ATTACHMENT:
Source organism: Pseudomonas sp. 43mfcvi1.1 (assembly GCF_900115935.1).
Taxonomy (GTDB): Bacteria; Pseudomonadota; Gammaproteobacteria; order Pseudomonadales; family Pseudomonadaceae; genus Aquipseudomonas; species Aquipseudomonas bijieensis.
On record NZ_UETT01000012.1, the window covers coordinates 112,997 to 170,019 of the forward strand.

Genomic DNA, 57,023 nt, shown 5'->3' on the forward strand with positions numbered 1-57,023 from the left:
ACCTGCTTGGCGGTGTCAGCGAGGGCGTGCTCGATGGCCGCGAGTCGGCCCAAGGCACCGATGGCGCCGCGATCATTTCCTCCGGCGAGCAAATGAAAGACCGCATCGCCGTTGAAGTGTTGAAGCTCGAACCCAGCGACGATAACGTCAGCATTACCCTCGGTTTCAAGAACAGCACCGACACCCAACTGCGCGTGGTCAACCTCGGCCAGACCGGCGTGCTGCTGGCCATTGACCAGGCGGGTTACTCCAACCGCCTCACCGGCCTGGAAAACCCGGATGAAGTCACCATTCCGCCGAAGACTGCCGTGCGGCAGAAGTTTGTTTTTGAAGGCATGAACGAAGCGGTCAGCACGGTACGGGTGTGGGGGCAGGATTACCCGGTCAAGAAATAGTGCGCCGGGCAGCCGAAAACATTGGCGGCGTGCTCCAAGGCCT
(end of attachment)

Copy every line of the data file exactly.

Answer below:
Source organism: Pseudomonas sp. 43mfcvi1.1 (assembly GCF_900115935.1).
Taxonomy (GTDB): Bacteria; Pseudomonadota; Gammaproteobacteria; order Pseudomonadales; family Pseudomonadaceae; genus Aquipseudomonas; species Aquipseudomonas bijieensis.
On record NZ_UETT01000012.1, the window covers coordinates 112,997 to 170,019 of the forward strand.

Genomic DNA, 57,023 nt, shown 5'->3' on the forward strand with positions numbered 1-57,023 from the left:
ACCTGCTTGGCGGTGTCAGCGAGGGCGTGCTCGATGGCCGCGAGTCGGCCCAAGGCACCGATGGCGCCGCGATCATTTCCTCCGGCGAGCAAATGAAAGACCGCATCGCCGTTGAAGTGTTGAAGCTCGAACCCAGCGACGATAACGTCAGCATTACCCTCGGTTTCAAGAACAGCACCGACACCCAACTGCGCGTGGTCAACCTCGGCCAGACCGGCGTGCTGCTGGCCATTGACCAGGCGGGTTACTCCAACCGCCTCACCGGCCTGGAAAACCCGGATGAAGTCACCATTCCGCCGAAGACTGCCGTGCGGCAGAAGTTTGTTTTTGAAGGCATGAACGAAGCGGTCAGCACGGTACGGGTGTGGGGGCAGGATTACCCGGTCAAGAAATAGTGCGCCGGGCAGCCGAAAACATTGGCGGCGTGCTCCAAGGCCT